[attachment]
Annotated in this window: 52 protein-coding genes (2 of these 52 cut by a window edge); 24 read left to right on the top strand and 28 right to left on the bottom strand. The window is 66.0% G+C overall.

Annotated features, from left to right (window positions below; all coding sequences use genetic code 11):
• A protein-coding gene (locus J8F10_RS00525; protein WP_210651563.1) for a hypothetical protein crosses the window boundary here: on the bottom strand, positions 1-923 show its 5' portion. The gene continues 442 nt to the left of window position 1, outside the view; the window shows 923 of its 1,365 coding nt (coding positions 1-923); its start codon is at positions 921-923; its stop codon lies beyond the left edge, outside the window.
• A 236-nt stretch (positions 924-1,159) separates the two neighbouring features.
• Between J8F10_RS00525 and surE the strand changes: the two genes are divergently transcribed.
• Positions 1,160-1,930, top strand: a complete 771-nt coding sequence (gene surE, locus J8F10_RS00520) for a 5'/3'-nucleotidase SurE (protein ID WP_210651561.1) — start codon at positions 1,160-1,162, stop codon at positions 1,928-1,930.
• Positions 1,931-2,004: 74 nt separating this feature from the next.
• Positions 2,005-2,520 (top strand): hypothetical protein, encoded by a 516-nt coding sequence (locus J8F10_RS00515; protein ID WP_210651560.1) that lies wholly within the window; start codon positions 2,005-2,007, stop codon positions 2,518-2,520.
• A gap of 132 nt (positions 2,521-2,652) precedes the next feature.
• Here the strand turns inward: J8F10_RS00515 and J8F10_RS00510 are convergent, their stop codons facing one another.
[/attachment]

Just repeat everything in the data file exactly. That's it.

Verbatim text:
Annotated in this window: 52 protein-coding genes (2 of these 52 cut by a window edge); 24 read left to right on the top strand and 28 right to left on the bottom strand. The window is 66.0% G+C overall.

Annotated features, from left to right (window positions below; all coding sequences use genetic code 11):
• A protein-coding gene (locus J8F10_RS00525; protein WP_210651563.1) for a hypothetical protein crosses the window boundary here: on the bottom strand, positions 1-923 show its 5' portion. The gene continues 442 nt to the left of window position 1, outside the view; the window shows 923 of its 1,365 coding nt (coding positions 1-923); its start codon is at positions 921-923; its stop codon lies beyond the left edge, outside the window.
• A 236-nt stretch (positions 924-1,159) separates the two neighbouring features.
• Between J8F10_RS00525 and surE the strand changes: the two genes are divergently transcribed.
• Positions 1,160-1,930, top strand: a complete 771-nt coding sequence (gene surE, locus J8F10_RS00520) for a 5'/3'-nucleotidase SurE (protein ID WP_210651561.1) — start codon at positions 1,160-1,162, stop codon at positions 1,928-1,930.
• Positions 1,931-2,004: 74 nt separating this feature from the next.
• Positions 2,005-2,520 (top strand): hypothetical protein, encoded by a 516-nt coding sequence (locus J8F10_RS00515; protein ID WP_210651560.1) that lies wholly within the window; start codon positions 2,005-2,007, stop codon positions 2,518-2,520.
• A gap of 132 nt (positions 2,521-2,652) precedes the next feature.
• Here the strand turns inward: J8F10_RS00515 and J8F10_RS00510 are convergent, their stop codons facing one another.